On World Education Day, Salesians Highlight Initiatives for Africa’s Vulnerable Youth

In Madagascar, youth receive an education as part of the comprehensive support provided at a Salesian-run center. Credit: Salesian Missions

On the annual event of the International Day of Education (IDE) marked January 24, the leadership of the U.S-based development arm of the Religious Institute of the Salesians of Don Bosco (SDB), Salesian Missions, has highlighted educational initiatives for vulnerable youth across the globe, including Africa.

In a Tuesday, January 24 report, officials of the SDB entity say Salesians facilitate the provision of formal education to enable the youth align with local employment needs and fend for themselves and their respective families.

“Salesians provide primary and secondary schools and are considered the largest private provider of vocational and technical training in the world,” Salesian Missions officials say.

They add, “Programs focus on helping vulnerable youth by providing access to educational opportunities that match the local employment needs.”

The officials of the SDB entity say that there are about 1,000 Salesian vocational, technical, professional, and agricultural schools that focus on serving poor and needy youth across the globe.


In the Indian Ocean Island nation of Madagascar, the Salesian-run Notre Dame de Clairvaux Center, a home for the orphaned, at-risk, or street children that are located in Ivato houses more than 100 youth aged between 12 and 22 years.

According to the January 24 report, Salesians are seeking a better future for the children in the school by providing them with comprehensive support, including medical care, food, clothing, shelter, and education.

Besides comprehensive support, Salesian officials say that the children are also exposed to “technical and vocational training in subjects like automotive mechanics, welding, agriculture, animal husbandry, carpentry, and masonry.”

“These subjects are available to enhance youth’s employable skills but also address the needs of the community,” SDB officials say, and continue, “In addition to job skills training, the center has a job search office with a coordinator who helps youth who are graduating find and retain stable work.”

In Zambia, Salesian officials say that the City of Hope in the country’s capital, Lusaka, is benefiting a number of vulnerable youth who have been abused, live on the streets, or are victims of child trafficking.

More in Africa

SDB officials say that in 2021, the school run by the Salesian Sisters of Don Bosco received a donation of furniture from UK-based entity, the Reuse Network.

“The City of Hope’s Open Community School serves those suffering from malnutrition, lack of education, and family deprivation. Basic education is offered to youth between the ages of 9-17,” the officials say.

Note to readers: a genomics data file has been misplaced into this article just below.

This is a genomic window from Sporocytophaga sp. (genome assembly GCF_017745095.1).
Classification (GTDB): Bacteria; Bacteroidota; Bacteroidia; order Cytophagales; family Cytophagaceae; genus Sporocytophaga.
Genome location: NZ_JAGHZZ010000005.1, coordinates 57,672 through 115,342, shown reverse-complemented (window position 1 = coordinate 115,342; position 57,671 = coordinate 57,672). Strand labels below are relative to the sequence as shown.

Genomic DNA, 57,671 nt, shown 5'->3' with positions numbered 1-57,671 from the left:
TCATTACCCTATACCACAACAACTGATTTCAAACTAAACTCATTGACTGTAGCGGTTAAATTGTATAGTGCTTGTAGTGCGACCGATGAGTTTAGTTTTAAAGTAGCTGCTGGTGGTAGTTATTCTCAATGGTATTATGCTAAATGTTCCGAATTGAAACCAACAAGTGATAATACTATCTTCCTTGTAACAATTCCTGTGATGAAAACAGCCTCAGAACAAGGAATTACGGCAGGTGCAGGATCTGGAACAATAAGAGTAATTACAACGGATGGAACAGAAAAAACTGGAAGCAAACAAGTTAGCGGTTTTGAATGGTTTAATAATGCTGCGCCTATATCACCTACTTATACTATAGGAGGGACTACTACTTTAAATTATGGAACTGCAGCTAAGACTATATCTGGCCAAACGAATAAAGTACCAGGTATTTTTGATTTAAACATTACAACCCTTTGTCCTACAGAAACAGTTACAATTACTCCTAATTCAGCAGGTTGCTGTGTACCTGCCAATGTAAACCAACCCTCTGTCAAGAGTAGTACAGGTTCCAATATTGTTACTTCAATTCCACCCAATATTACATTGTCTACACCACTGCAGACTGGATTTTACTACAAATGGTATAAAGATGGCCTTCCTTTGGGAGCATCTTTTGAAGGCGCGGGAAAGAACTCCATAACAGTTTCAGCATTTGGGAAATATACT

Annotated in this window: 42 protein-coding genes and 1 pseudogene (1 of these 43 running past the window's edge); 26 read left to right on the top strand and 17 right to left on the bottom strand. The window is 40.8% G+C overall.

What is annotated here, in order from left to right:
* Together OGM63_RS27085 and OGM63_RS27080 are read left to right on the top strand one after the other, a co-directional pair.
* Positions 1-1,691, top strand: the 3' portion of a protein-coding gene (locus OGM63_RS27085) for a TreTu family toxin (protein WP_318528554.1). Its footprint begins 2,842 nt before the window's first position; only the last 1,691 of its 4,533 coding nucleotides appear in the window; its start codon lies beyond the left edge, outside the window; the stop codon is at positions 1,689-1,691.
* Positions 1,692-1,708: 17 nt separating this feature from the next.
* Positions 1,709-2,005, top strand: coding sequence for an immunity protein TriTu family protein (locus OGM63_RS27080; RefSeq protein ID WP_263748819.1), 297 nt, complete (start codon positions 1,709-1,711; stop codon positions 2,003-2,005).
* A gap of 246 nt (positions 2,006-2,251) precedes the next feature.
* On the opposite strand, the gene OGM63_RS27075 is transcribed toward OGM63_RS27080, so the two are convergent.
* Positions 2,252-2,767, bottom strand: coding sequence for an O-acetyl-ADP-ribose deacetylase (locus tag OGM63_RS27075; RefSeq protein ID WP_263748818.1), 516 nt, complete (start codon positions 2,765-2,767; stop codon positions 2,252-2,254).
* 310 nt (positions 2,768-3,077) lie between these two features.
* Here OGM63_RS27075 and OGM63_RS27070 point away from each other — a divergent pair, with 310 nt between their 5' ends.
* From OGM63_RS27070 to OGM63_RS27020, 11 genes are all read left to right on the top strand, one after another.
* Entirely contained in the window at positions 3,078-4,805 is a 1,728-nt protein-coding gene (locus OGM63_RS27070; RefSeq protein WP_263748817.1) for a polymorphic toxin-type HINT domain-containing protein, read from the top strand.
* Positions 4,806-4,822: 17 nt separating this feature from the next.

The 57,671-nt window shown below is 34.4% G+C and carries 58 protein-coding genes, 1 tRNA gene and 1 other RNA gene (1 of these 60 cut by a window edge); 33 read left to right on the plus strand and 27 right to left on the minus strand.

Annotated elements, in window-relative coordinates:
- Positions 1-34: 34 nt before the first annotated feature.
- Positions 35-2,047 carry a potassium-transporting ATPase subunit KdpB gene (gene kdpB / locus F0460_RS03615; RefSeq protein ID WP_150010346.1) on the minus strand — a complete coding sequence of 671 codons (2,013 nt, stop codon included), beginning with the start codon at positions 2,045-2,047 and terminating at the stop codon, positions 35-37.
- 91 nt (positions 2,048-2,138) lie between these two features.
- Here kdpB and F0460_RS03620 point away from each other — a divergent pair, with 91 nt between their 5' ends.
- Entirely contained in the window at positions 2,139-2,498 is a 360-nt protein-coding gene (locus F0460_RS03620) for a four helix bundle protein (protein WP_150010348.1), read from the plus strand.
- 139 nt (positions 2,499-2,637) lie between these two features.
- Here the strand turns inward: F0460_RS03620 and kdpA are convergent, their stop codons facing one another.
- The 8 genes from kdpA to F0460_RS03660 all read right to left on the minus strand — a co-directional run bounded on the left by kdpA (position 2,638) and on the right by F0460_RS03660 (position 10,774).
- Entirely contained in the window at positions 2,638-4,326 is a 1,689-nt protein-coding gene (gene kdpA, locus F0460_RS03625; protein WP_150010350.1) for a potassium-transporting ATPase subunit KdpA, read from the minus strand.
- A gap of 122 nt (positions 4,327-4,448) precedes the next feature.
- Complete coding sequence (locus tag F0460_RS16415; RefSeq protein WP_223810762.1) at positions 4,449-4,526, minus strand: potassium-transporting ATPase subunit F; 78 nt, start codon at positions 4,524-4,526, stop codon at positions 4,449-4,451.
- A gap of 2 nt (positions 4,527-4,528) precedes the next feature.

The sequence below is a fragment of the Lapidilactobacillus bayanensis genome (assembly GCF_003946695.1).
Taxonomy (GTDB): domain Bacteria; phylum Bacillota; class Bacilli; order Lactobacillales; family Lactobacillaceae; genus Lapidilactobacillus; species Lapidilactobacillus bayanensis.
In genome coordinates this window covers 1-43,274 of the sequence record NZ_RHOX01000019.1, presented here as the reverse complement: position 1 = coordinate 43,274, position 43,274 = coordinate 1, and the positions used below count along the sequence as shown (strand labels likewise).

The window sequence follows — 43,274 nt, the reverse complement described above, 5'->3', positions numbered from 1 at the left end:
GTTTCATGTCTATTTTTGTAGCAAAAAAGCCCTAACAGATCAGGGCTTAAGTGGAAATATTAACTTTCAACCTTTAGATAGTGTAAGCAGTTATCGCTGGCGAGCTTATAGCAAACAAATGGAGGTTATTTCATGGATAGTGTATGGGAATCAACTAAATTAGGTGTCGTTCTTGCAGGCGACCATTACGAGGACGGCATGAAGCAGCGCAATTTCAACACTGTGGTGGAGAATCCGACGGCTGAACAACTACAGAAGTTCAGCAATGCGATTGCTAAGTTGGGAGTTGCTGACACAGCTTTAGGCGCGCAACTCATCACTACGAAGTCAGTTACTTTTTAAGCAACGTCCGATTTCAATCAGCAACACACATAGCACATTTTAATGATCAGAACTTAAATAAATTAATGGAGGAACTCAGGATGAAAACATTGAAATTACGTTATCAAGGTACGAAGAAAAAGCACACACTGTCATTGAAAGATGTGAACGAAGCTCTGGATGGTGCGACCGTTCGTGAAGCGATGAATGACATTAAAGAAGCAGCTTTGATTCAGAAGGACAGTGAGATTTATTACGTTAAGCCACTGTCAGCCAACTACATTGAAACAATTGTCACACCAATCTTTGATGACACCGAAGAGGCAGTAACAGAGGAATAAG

They explain, “Primary school classes make up the first four years, after which students take the government’s grade seven examinations. Most City of Hope students (do) not have the opportunity to attend other schools because of a lack of financial means.”

In Kenya, the officials say that “Don Bosco Boys Town (Bosco Boys), located in Nairobi, launched the dual apprenticeship training program focused on the latest plumbing technology.”

Approved by Kenya’s Ministry of Education, made possible through the Swiss contact, and funded by the Hilti Foundation in Switzerland, the officials say that the program “will train 50 students in its initial class and is the first of its kind in the East African nation.”


With about 10 top plumbing companies in the East African country as partners, SDB officials say that the project seeks to provide apprentices with the latest technology that “bridges the gap between training institutions and job market needs.”

“The two-year technical training provides youth with a wide variety of skills to choose from, including tailoring, car engineering/mechanics, carpentry, electrical work, and welding, as well as secretarial skills and a full spectrum of computer-related job skills,” the officials say.

They explain, “After graduation, more than 80 percent of graduates are employed in their fields of study. Many students go on to attend university or establish their own businesses and become entrepreneurs in Nairobi.”

In their 2023 IDE report, the United Nations Educational, Scientific and Cultural Organization (UNESCO) says 244 million children and youth are out of school while 771 million adults are illiterate.

“There is a crisis in foundational learning, literacy, and numeracy skills among young learners. 617 million children and adolescents cannot read and do basic math; less than 40 percent of girls in Sub-Saharan Africa complete lower secondary school and some 4 million children and youth refugees are out of school,” says UNESCO.

(Story continues below)

IDE was instituted in 2018 by the United Nations General Assembly to celebrate the role of education in peace and development.

This year’s theme for IDE is, “To invest in people, prioritize education” and calls for maintaining strong political mobilization around education.

Silas Mwale Isenjia is a Kenyan journalist with a great zeal and interest for Catholic Church related communication. He holds a Bachelor’s Degree in Linguistics, Media and Communication from Moi University in Kenya. Silas has vast experience in the Media production industry. He currently works as a Journalist for ACI Africa.